A few weeks ago I took a big step outside my comfort zone. Worthy just launched a podcast, Divorce & Other Things You Can Handle, and they’d asked me to contribute. I don’t listen to a lot of podcasts, and I’d never contributed to one before. I had no idea what to expect. Would I say, ‘um,’ or ‘like’ too much? Run out of things to say?
Sitting at my kitchen table, with my headphones and mic plugged into my laptop, Audrey and I chatted for about an hour. It was fun and, turns out, I had plenty to say. At one point, near the beginning, I commented, “Ugh, I hate how my voice sounds!”
Audrey broke in and said something profound, “Don’t say that! Your voice speaks up for divorced women everywhere! Your voice tells stories that other women need to hear!”
How many of us “hate” our voice? Too high-pitched, too much vocal fry. Someone once told us that we use too many filler words, or upspeak, so now we’re self-conscious every time we open our mouths in stressful situations. But I think that very push to silence our voices comes from an implicit acknowledgment of how powerful they are and that learning to express ourselves post-divorce is part of the healing process.
Even if your marriage wasn’t verbally abusive, it’s common for women in bad marriages to start modifying their voices. We’re often trained to be conflict-resistant and to be the peacemaker. So we say, “Oh, have fun!” when our ex tells us he’s leaving us alone with a young baby to go to a Superbowl party. Note that he didn’t ask if it’s okay that he go and it’s been weeks since we’ve had a break. We agree to spend an unaffordable amount on a wedding gift for one of his family members. To spend our vacations with his family instead of on a beach. And somewhere along the way, we lose ourselves and our ability to raise our voice.
Tune in to hear Dena discuss the stigma of divorce on “Divorce and Other Things You Can Handle”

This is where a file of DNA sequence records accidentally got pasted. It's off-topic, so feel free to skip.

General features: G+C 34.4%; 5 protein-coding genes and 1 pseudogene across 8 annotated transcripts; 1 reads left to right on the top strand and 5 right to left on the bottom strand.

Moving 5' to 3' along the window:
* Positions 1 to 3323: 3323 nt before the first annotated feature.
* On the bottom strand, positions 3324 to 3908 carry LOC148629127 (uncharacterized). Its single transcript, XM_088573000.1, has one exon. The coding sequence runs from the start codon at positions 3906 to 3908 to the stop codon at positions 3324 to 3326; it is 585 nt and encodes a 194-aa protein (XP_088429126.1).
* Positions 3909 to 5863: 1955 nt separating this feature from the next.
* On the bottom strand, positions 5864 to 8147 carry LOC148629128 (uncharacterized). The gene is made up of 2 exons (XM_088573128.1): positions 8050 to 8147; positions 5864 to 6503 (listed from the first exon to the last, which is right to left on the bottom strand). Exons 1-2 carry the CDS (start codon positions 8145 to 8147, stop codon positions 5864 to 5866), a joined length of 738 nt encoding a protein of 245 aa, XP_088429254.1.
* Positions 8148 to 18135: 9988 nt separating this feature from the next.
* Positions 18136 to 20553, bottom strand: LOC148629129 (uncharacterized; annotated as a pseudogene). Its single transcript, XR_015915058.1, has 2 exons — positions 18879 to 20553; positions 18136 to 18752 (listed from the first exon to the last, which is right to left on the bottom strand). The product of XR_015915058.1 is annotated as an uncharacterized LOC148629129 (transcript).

The process of divorce and recovery is a long one, full of discovery and reinvention. It’s about improving your mental health, whether through therapy or meditation. Starting a new fitness regimen or career, making new friends, going back to school. In the midst of learning to embrace and choose change, you’ve probably started to discover your voice again without even realizing it. As you identify where you want to make a change, or how you want to respond to unwanted change, you’re articulating your values, your wants, your needs, in other words – exploring your voice.
In March I moved into a new apartment. On our move-in day, I went to open the closet doors in my bedroom and it fell on me! When they’d re-painted, they’d re-hung the doors wrong. I called down to the service desk and they sent up a handyman to fix it. But he didn’t check any of the other doors. A few hours later my son opened the coat closet door…and it fell.
Luckily, the door was stopped by the narrow entryway’s wall before it could hit him. But my son was surprised and frightened. I called down again.
“Oh, the handyman’s gone home for the day and he doesn’t want to come back,” the man at the service desk told me. “Is it alright if it waits until tomorrow?”
Social conditioning is such that the expected response to “is it alright?” or, “That’s okay, yes?” is “Of course!” or “No worries!” Make nice, be amenable. I looked at the door now blocking my front door, a fire hazard, and my scared kid and took a deep breath.
“Actually, that’s not alright. I’d like it fixed tonight. And, when he comes back, I want him to check all the doors in the apartment,” my voice was strong, firm and clear. It didn’t waver. And the handyman came back that night to fix the door.
It’s not world peace, but it was speaking up for – and getting – what I wanted. And sometimes starting small builds the courage to raise your voice when it comes to the big stuff. While you’ve probably already been developing your voice unconsciously, I’d urge you to start thinking about and noticing it in the midst of your post-divorce life. Consciously identify, and celebrate, your new strength and ability to own and tell your story.
I’ve always been a storyteller. I wrote my first novel in third grade and sold a book at age twenty-two. But my writing was one of many things that fell by the wayside during my marriage. Post-divorce, I began seriously writing again. For me. Not for a hypothetical bestseller for a partner who only valued my writing if it made money. I wrote to process and understand my marriage, my experiences and my life now. And I rediscovered my voice. Stronger, clearer and more focused.
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